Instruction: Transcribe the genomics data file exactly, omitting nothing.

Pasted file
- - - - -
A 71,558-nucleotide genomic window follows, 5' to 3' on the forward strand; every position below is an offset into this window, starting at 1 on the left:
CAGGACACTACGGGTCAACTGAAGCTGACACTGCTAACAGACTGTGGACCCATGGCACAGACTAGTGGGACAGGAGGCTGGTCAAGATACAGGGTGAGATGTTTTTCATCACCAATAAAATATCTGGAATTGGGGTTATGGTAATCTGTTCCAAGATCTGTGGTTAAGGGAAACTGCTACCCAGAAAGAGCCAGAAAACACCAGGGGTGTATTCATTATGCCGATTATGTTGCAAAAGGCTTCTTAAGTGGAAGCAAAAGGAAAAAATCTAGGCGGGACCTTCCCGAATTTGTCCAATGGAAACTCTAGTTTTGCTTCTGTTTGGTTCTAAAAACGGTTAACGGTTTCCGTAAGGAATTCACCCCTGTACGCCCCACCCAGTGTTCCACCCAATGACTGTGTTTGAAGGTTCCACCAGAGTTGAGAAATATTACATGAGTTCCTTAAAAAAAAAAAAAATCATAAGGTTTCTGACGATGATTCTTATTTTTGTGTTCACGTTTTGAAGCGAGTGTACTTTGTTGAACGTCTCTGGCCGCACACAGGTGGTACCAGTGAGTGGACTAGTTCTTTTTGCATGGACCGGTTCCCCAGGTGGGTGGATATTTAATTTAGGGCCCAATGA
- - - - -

A 71,558-nucleotide genomic window follows, 5' to 3' on the forward strand; every position below is an offset into this window, starting at 1 on the left:
CAGGACACTACGGGTCAACTGAAGCTGACACTGCTAACAGACTGTGGACCCATGGCACAGACTAGTGGGACAGGAGGCTGGTCAAGATACAGGGTGAGATGTTTTTCATCACCAATAAAATATCTGGAATTGGGGTTATGGTAATCTGTTCCAAGATCTGTGGTTAAGGGAAACTGCTACCCAGAAAGAGCCAGAAAACACCAGGGGTGTATTCATTATGCCGATTATGTTGCAAAAGGCTTCTTAAGTGGAAGCAAAAGGAAAAAATCTAGGCGGGACCTTCCCGAATTTGTCCAATGGAAACTCTAGTTTTGCTTCTGTTTGGTTCTAAAAACGGTTAACGGTTTCCGTAAGGAATTCACCCCTGTACGCCCCACCCAGTGTTCCACCCAATGACTGTGTTTGAAGGTTCCACCAGAGTTGAGAAATATTACATGAGTTCCTTAAAAAAAAAAAAAATCATAAGGTTTCTGACGATGATTCTTATTTTTGTGTTCACGTTTTGAAGCGAGTGTACTTTGTTGAACGTCTCTGGCCGCACACAGGTGGTACCAGTGAGTGGACTAGTTCTTTTTGCATGGACCGGTTCCCCAGGTGGGTGGATATTTAATTTAGGGCCCAATGA